We hear the whipbird's wonderful call almost every day, as we are lucky enough to live near some bush where a family of this little scrub-dwelling bird lives. The initial long "whip" sound is the male calling. The short high-pitched two-note call at the very end is the female answering. These birds live mainly in rainforest areas; wetter eucalypt forests/woodlands; coastal scrubland; bracken; blackberries; lantana and overgrown gardens. They hop through the undergrowth probing rotten wood and throwing leaves aside looking for food (usually insects). They are very shy creatures and are rarely seen or photographed (at least by me) which is why I painted a likeness of one from some photographs I found in various ornithological books.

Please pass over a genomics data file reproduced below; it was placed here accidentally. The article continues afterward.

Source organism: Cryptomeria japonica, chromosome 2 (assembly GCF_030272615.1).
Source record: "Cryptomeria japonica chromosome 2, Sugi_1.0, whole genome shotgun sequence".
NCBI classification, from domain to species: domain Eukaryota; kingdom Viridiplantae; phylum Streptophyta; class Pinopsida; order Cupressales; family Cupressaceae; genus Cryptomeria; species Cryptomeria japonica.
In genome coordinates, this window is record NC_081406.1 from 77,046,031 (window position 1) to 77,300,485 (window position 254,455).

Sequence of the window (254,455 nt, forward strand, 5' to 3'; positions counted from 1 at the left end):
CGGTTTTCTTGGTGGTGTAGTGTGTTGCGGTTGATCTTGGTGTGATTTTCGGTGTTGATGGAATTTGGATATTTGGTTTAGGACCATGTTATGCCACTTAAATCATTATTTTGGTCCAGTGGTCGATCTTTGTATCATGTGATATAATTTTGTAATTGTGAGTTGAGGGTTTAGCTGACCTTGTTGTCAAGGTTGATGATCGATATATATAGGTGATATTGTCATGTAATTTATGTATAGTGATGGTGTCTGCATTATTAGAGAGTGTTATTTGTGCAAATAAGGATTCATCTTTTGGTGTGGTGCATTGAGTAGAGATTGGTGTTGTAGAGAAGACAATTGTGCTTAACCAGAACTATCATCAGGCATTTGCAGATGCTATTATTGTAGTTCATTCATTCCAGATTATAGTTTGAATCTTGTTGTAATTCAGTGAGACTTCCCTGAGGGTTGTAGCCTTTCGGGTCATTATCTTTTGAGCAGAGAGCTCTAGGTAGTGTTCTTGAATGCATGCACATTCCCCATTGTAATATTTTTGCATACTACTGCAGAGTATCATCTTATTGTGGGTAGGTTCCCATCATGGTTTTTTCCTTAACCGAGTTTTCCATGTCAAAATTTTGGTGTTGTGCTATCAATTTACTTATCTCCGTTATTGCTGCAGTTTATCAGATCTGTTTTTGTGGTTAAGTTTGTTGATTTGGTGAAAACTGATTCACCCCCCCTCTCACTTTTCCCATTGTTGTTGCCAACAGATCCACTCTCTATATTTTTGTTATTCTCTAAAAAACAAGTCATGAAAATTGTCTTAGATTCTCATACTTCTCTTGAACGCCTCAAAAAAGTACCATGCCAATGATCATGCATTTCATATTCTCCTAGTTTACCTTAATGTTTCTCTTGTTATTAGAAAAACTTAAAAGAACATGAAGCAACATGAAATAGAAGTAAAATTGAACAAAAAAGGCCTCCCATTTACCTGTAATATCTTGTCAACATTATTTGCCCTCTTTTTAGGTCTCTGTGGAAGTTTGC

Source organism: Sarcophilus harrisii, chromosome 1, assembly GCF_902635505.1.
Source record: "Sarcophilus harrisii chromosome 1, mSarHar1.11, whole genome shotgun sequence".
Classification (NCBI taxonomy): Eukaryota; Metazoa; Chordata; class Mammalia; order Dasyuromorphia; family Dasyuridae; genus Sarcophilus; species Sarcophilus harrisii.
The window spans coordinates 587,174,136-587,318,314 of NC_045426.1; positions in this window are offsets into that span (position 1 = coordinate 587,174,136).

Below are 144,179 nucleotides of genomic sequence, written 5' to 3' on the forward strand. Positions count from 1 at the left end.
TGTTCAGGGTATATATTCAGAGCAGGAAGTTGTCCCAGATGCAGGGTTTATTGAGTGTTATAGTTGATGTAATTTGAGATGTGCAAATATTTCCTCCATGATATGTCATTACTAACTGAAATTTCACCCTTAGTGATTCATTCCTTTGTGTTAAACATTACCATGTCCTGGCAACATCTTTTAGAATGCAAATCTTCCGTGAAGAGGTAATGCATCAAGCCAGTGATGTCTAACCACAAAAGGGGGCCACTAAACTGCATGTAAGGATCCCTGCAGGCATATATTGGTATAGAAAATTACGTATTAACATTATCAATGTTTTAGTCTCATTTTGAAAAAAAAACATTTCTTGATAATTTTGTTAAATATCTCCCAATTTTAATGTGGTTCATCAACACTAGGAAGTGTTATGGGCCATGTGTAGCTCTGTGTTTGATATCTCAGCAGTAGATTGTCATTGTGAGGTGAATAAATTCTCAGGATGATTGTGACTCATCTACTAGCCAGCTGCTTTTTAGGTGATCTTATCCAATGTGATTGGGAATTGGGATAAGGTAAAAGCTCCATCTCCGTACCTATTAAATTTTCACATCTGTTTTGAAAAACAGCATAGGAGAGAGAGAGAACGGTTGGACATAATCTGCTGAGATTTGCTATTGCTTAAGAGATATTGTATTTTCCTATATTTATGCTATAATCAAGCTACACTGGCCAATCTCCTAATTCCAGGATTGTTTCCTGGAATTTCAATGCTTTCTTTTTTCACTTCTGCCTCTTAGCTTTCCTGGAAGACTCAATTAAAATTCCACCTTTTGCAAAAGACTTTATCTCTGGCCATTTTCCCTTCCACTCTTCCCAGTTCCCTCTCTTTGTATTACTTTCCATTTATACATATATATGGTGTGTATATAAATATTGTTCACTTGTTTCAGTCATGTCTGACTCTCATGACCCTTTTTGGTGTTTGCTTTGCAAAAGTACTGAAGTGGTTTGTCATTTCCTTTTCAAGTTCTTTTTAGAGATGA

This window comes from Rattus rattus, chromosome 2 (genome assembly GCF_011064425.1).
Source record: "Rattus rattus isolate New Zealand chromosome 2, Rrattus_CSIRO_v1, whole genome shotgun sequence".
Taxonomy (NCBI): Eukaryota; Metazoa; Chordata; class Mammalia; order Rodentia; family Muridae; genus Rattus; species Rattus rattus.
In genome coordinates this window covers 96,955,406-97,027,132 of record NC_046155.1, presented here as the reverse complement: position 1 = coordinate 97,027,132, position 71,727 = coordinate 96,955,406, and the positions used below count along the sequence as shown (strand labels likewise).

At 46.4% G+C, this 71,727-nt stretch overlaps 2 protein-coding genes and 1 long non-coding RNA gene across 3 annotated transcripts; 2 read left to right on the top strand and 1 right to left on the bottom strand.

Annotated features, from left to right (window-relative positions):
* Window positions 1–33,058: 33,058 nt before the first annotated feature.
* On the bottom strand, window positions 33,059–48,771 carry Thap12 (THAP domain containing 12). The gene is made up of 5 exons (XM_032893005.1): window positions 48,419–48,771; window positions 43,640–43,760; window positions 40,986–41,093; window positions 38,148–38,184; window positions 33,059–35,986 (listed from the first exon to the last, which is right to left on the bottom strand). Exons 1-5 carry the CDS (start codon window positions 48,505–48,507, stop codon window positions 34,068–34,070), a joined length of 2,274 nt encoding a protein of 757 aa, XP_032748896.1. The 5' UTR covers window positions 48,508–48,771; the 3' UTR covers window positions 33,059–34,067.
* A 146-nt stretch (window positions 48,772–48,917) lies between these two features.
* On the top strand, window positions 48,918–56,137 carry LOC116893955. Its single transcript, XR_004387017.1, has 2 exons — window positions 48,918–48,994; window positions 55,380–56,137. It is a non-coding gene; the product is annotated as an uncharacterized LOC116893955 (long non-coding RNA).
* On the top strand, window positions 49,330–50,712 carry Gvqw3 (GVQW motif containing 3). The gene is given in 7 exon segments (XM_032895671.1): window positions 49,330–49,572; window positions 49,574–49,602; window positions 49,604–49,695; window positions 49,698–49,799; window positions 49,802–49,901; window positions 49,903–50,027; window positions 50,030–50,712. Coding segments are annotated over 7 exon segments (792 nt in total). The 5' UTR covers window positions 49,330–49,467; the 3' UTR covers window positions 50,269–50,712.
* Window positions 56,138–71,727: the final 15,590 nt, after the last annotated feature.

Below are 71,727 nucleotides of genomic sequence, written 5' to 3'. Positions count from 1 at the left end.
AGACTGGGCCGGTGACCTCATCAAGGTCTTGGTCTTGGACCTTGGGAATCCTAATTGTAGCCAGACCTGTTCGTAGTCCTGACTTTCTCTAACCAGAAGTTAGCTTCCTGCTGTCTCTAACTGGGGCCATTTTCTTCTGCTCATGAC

Ornithological Information from The Graham Pizzey & Frank Knight Field Guide to the Birds of Australia published by Angus & Robertson, An Imprint of HarperCollins Publishers, Australia 1977.